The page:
“Apart from a deep-seated passion to change the entrepreneurial landscape in the UK and rediscover our legacy from the industrial revolution, I am highly excited by the prospect of engaging with new young talent and using my experience to accelerate and amplify their success. I’ve been involved in mentoring for over a decade but believe the Hub offers a very special opportunity to work with the brightest and best”.
Roy Williamson has been helping companies see how their new innovations can disrupt markets for over 20 years.
For the past six years has been successfully helping early stage companies identify and define their strengths, enhance their uniqueness and develop their storylines to engage investors. Roy’s background is in engineering and cleantech and since 2013, he’s been supporting SMEs and entrepreneurs across a broad area of technologies and innovative business models.
Roy is an aeronautical engineer and started his career at Alstom, developing algorithms and models to estimate hardware costs of power generation gas turbines based purely on, often novel, thermodynamic cycles. He has assessed innovation ecosystems of the UK, published by the Organisation for Economic Co-operation and Development. He has also co-authored guides to support technology developers in the UK automotive sector assess technology readiness levels and help those in the biofuels sector to review pathways for second generation biofuels. He’s appraised novel technology solutions for blue-chip clients, developed proof of concepts and carried out due diligence activities to support investor decision making. He is passionate about the UK and knowledge-intensive companies, from software to deeptech.
Roy is Head of Origination at the Department for International Trade with relationships across the department’s teams, government and the UK’s innovation and investment ecosystem.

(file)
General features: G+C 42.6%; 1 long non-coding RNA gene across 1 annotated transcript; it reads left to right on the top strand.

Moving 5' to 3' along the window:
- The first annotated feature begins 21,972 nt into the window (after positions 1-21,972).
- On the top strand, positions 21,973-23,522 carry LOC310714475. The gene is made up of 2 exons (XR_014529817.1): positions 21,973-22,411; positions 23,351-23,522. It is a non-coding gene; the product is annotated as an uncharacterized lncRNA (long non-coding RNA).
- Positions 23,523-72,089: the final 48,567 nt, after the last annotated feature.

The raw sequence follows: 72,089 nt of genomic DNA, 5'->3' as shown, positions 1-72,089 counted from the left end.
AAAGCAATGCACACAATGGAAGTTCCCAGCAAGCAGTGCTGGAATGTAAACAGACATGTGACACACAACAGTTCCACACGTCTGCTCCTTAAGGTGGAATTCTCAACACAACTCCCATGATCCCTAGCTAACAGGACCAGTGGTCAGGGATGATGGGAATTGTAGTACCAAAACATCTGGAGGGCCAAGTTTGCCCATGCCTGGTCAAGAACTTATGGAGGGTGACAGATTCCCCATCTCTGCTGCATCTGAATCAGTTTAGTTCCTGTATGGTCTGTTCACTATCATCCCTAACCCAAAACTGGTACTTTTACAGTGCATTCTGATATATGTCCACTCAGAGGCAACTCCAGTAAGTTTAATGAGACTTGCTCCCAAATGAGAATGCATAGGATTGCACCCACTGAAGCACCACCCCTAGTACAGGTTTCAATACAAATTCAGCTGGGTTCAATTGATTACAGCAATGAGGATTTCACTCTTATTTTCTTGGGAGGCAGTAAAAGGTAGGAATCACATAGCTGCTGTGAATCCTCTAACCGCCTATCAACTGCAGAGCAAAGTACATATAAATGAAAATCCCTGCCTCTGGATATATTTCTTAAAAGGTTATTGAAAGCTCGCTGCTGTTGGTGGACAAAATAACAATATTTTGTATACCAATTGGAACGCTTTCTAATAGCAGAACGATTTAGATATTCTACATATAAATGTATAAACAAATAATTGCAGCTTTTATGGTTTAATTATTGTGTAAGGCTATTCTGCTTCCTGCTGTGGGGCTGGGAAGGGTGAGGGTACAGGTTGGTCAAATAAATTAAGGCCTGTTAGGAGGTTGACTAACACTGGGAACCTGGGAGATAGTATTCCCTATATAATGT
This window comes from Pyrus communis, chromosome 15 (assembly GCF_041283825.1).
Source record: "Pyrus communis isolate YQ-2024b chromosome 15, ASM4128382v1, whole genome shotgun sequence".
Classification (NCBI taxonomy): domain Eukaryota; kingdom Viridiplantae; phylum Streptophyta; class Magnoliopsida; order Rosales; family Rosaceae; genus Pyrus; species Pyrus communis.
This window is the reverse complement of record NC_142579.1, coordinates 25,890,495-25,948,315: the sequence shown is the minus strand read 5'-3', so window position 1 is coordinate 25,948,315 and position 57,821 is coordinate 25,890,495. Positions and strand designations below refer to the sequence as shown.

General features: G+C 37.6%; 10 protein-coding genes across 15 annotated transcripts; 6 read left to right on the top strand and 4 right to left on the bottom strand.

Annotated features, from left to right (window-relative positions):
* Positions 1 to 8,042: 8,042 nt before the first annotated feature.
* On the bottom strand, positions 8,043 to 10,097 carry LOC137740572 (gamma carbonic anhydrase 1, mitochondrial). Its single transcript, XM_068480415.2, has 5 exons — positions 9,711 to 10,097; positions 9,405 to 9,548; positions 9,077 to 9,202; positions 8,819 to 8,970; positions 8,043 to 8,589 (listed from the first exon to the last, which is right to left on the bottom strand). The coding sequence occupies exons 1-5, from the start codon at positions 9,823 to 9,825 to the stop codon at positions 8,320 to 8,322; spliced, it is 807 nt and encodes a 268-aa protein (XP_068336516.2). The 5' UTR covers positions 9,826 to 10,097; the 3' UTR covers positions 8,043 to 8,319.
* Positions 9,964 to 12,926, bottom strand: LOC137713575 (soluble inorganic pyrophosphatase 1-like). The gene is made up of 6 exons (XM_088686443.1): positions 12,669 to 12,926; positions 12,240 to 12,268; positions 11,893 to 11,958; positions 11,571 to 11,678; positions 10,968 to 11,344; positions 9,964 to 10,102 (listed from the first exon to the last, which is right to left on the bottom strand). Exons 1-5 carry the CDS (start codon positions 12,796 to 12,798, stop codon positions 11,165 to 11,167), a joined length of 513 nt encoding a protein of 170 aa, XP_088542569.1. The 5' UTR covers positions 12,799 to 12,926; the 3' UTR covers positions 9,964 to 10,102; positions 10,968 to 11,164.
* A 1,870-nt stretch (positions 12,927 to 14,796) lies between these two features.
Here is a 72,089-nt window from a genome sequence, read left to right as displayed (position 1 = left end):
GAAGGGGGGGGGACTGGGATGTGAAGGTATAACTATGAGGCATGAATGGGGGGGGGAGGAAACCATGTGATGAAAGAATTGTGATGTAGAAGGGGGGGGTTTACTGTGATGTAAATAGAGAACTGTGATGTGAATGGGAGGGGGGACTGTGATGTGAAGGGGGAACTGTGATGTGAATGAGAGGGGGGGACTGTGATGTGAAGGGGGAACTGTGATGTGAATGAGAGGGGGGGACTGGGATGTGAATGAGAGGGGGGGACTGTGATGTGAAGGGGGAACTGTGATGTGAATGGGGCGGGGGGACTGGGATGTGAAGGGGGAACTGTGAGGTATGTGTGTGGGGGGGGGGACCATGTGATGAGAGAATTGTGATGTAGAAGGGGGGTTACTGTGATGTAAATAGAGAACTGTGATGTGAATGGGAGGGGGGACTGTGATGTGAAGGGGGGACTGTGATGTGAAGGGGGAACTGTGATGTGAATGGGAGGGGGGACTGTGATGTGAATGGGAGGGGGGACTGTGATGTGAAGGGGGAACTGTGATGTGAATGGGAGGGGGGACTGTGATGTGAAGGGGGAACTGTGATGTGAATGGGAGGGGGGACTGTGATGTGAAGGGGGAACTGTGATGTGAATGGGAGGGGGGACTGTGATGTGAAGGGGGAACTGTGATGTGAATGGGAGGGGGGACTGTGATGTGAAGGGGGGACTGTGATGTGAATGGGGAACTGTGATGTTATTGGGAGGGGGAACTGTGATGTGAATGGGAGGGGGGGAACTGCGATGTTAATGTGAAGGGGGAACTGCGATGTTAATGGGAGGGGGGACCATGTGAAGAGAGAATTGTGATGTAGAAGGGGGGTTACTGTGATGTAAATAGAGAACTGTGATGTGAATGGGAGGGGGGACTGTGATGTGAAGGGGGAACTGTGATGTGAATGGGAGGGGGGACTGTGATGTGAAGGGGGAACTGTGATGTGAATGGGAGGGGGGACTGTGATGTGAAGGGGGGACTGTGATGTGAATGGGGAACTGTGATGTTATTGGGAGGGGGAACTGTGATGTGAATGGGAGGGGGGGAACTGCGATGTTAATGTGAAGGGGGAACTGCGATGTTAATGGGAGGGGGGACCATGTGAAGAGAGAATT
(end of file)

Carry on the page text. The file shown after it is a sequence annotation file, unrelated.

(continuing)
Formerly the UK Innovation Director for Atkins, Elspeth is the CEO and Founder of IAND, a digital platform that helps major enterprises manage multiple suppliers.
Initially graduating as a chemist, Elspeth later turned her hand to transport and urban design, demonstrating business and technical leadership on over 100 transport planning projects both nationally and around the world.
Elspeth chairs the Enterprise Hub’s Innovators Network and is a judge for the Hub’s Launchpad Competition. She is also a member of the Royal Academy of Engineering’s Diversity and Inclusion Committee.
In 2017, Elspeth was awarded a Member of the Order of the British Empire (MBE) for her services to Engineering and Enterprise.
“I believe that collaboration within our industry is the key to driving innovation faster. I am so proud to be involved with the Enterprise Hub, as a Mentor, and as Chair of the Innovators Network and to support young entrepreneurs as a Judge on Launchpad competition.
It is rare to find a place which brings together startups and established companies to exchange ideas and learn from each other. We have a shared goal which is to fast track the growth of engineering enterprises in the UK. The Enterprise Hub has helped me grow my business and it is helping young engineers build the businesses of the future.”
James Ashe first graduated in electronics and electrical engineering from the University of Glasgow. His postgraduate education was sponsored by The General Electric Company and he spent five years as Principal Research Engineer at the GEC-Marconi Research Centre. His research interests included: high-power, high-performance VLSI structures and devices, monolithic microwave integrated circuits and electronic interconnection and packaging.
He then joined Cambridge-based Anamartic (A Tandem Computer and Fujitsu Company) working on fault tolerant WSI (Wafer Scale Integration) devices. Jim was one of the first employees of Xaar PLC and was heavily involved in IP Licensing and fundamental in developing Xaar’s microfabrication facility on the Cambridge Science Park. He helped found Intense Photonics (a spin out based on IP in the field of quantum well intermixing - owned by the University of Glasgow) where he led the commercial activities. Intense Photonics raised over £56 million in private venture funding. Prior to joining the University of Edinburgh School of Informatics as Director of Commercialisation and Industry Engagement, he led the commercial activities in IP Licensing at the commercial arm of DSTL (Defence Scientific and Technical Laboratories). Jim is also the Director of Innovation at the Bayes Centre – the University of Edinburgh's innovation hub for data science and artificial intelligence.